May 4 2009

Basics: A few tuning tips from Paul…

by Josh

This is the reason I started this site!  After reading yesterday’s post, my buddy Paul provided these additional tuning tips:

  • Always tune low (fatter strings) to high (thinner strings).  The lower strings put higher tension on the guitar’s neck, which can affect the tuning of the higher strings.  If you do this the other way around, you might find that the high strings have gone out of tune after you adjust the lower strings!
  • Always tune the tuning pegs from flat (looser) to sharp (tigher), for largely the same reason as above.  The tigher you make the strings, the more they affect the tension of the guitar’s neck!

Thanks for the tips, Paul!  If anyone else has guitar tuning tips, feel free to provide them in the comments!

May 3 2009

Basics: Tuning the guitar

by Josh

One of the most basic skills you need to begin learning the guitar is how to tune the darned thing!  Nothing sucks worse than finally getting your finger placement correct and having that chord you were working on sound terrible.  There are several ways to go about this process, I’m going to cover the ones that are easiest for me.

First, an anatomy lesson

Depending upon which type of guitar you have, this lesson might vary slightly.  I’m going to focus on a six string guitar since that’s what I’ve got.  It is important to understand the anatomy of the important parts of the guitar for the tuning process.  As you can see, I have found that Wikipedia is a treasure trove of clearly-explained quality guitar information.

  • Headstock – The “top” of your guitar, it usually has the name of the manufacturer of your axe on it.  It also has the tuning pegs on it.
  • Tuning Pegs – The little parts that actually hold the string into your instrument, located in the headstock.  They may be plastic, metal, or ornamental depending on how cool your guitar is.
  • Strings – I really hope this is self-explanatory, but the strings are the little plastic or metal wires that vibrate in order to make the notes that your guitar can play.  You press on them to make different chord formations and notes.

Basic Tuning

Guitars can be tuned so that each string begins at a particular note.  If you have a standard six string guitar like me, you will likely want standard tuning.  The standard tuning is: (low) E – A – d – g – b – (high) e’.  You can see that there are two E-notes (E and e’) listed in the tuning.  Low E is the thickest string (closest to you if you’re holding the guitar like you’re playing) and for each note in the tuning you just progress one string further along the guitar until you reach high E (noted as e’) which will be the thinnest string (furthest away from you).

You physically tune the guitar by plucking an individual string and turning the tuning peg that it is attached to.  The tighter you make the string the higher (or sharper, indicated by the # symbol) the note goes, the looser the the lower (or flatter) it goes.  It only takes small adjustments to tune in most cases, so you shouldn’t need to spin the tuning peg over and over.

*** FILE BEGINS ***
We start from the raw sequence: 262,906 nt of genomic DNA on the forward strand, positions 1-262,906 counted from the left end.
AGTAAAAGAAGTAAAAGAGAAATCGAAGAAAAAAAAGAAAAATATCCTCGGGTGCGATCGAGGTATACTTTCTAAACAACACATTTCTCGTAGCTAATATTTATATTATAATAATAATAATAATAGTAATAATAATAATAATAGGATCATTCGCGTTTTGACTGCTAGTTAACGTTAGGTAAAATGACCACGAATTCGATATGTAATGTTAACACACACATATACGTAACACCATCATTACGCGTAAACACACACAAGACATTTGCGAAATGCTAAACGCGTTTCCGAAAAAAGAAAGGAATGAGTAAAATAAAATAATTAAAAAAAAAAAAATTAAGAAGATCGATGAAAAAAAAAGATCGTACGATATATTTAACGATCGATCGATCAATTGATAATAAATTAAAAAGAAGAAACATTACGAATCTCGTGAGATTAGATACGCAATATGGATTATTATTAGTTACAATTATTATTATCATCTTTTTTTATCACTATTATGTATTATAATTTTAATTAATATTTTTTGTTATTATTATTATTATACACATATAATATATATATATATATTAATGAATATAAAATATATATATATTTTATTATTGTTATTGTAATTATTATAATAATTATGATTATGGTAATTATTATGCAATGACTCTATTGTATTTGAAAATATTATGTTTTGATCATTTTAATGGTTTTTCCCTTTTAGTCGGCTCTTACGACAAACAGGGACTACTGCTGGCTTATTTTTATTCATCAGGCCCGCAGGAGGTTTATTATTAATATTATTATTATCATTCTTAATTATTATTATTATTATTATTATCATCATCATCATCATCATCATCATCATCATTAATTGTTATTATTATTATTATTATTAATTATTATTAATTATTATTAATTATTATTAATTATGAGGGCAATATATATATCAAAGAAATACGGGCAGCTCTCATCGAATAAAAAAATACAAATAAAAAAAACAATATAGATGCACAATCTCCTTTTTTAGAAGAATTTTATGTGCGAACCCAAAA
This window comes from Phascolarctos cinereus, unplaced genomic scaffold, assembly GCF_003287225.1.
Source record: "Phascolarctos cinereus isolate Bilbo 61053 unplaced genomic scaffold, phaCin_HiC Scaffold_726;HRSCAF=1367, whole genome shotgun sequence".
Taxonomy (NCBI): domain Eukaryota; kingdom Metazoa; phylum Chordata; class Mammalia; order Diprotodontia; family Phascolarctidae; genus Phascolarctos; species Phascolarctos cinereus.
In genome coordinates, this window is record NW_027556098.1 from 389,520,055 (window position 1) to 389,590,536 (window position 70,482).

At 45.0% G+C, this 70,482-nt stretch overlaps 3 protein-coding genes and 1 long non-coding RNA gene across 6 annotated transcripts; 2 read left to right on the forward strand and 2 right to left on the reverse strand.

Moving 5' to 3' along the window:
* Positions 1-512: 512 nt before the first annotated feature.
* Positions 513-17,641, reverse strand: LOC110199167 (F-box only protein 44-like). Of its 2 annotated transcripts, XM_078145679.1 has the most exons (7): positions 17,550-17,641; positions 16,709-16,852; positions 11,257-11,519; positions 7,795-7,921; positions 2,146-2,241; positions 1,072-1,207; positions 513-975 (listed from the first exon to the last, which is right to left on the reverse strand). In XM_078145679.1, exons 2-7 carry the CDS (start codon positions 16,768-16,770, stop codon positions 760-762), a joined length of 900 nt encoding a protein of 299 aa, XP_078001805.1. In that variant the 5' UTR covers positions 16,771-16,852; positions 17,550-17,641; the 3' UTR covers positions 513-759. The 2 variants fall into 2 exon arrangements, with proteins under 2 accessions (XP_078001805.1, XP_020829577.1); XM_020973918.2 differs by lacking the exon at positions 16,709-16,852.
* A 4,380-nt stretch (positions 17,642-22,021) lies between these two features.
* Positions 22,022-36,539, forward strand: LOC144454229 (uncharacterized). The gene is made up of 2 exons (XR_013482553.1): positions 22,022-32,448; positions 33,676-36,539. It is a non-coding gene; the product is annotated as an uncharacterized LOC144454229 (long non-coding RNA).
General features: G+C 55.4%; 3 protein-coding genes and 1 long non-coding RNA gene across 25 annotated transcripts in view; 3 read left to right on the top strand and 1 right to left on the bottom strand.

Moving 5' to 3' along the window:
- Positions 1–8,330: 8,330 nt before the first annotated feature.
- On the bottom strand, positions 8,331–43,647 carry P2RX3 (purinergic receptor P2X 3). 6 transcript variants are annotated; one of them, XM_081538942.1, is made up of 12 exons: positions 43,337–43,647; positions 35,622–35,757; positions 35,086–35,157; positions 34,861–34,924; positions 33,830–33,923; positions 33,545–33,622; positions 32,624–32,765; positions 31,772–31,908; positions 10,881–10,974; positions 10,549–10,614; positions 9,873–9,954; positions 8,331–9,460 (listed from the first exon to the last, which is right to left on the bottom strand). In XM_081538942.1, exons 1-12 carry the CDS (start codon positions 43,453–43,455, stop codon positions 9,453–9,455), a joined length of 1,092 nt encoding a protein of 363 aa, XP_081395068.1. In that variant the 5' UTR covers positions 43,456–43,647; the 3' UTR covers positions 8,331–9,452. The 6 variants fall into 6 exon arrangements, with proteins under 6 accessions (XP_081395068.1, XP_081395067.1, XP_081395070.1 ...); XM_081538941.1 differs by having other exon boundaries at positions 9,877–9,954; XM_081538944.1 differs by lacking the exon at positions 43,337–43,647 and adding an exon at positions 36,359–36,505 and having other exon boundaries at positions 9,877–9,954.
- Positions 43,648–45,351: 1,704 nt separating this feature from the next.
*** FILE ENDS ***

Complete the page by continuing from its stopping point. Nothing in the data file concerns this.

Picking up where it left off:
Tuning by ear

This method involves having a known source of proper notes for your tuning.  There are several free online guitar tuners that will play each note in turn so you can pluck the appropriate string, adjusting the tuning peg until the note matches the note being played for you.  This tuner at also provides a nice illustration of which strings should be each note.  This one at plays the note over and over again so you don’t have to click, which is very handy.

There’s also a method of tuning using the fretboard, but you have to memorize which frets to hit on which strings.  This is a pretty neat way to get your guitar in tune, but it is too much for me to remember in a pinch.  There is a good Instructable that outlines this process if you’re interested.

These processes can be a bit hard and error-prone if you’re new to this process, so I prefer to have a little more concrete of a check to ensure I’m in tune.

Tuning with a guitar tuning device

My preferred method of tuning a guitar involves a small device called a guitar tuner which is usually battery operated and contains a microphone to pick up the notes you play.  There are many different kinds, some provide an analog dial that shows how close you are to the appropriate note.  Others have a series of LED lights that light up to show how close you are to a note.  Usually these are inexpensive ($20-$30) and are very useful, so I recommend picking one of these up.  Usually different models have different features, so it pays to read the instruction manual to fully understand how to find the tuning you desire.

The one I currently use is an Esteban BC-650 guitar tuner, which also has a line-in for electric guitars and an option to do bass tunings as well.  I was having some trouble locating it online to provide a link, but has the tuner and a guitar stand for around $35, which is a decent deal.  It has a pretty clear readout, which has the notes listed with lights underneath them and an indicator to show if you are above or below a certain note.  For this tuner, you turn the tuning peg until the light turns green for the appropriate note.  It’s pretty easy and you can be sure that you’re in tune this way!

So that about covers it!  If you have any questions, leave a comment or email me!